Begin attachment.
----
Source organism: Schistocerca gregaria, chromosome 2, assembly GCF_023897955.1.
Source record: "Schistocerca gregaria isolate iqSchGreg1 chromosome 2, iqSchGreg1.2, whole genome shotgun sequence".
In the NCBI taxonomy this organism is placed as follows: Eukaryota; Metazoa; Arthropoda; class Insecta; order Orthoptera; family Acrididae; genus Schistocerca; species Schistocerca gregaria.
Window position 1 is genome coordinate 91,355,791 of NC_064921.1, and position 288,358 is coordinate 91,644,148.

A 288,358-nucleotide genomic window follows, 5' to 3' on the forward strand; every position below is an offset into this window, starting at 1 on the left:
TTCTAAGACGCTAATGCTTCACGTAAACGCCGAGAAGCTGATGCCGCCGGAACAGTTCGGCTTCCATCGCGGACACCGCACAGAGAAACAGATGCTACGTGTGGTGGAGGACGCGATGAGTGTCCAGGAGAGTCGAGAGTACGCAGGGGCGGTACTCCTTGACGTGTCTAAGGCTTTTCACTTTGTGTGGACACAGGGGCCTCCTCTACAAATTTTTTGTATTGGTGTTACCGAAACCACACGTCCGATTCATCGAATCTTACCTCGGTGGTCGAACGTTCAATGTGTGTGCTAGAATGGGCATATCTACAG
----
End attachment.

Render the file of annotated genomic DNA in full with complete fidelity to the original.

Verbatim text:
Source organism: Schistocerca gregaria, chromosome 2, assembly GCF_023897955.1.
Source record: "Schistocerca gregaria isolate iqSchGreg1 chromosome 2, iqSchGreg1.2, whole genome shotgun sequence".
In the NCBI taxonomy this organism is placed as follows: Eukaryota; Metazoa; Arthropoda; class Insecta; order Orthoptera; family Acrididae; genus Schistocerca; species Schistocerca gregaria.
Window position 1 is genome coordinate 91,355,791 of NC_064921.1, and position 288,358 is coordinate 91,644,148.

A 288,358-nucleotide genomic window follows, 5' to 3' on the forward strand; every position below is an offset into this window, starting at 1 on the left:
TTCTAAGACGCTAATGCTTCACGTAAACGCCGAGAAGCTGATGCCGCCGGAACAGTTCGGCTTCCATCGCGGACACCGCACAGAGAAACAGATGCTACGTGTGGTGGAGGACGCGATGAGTGTCCAGGAGAGTCGAGAGTACGCAGGGGCGGTACTCCTTGACGTGTCTAAGGCTTTTCACTTTGTGTGGACACAGGGGCCTCCTCTACAAATTTTTTGTATTGGTGTTACCGAAACCACACGTCCGATTCATCGAATCTTACCTCGGTGGTCGAACGTTCAATGTGTGTGCTAGAATGGGCATATCTACAG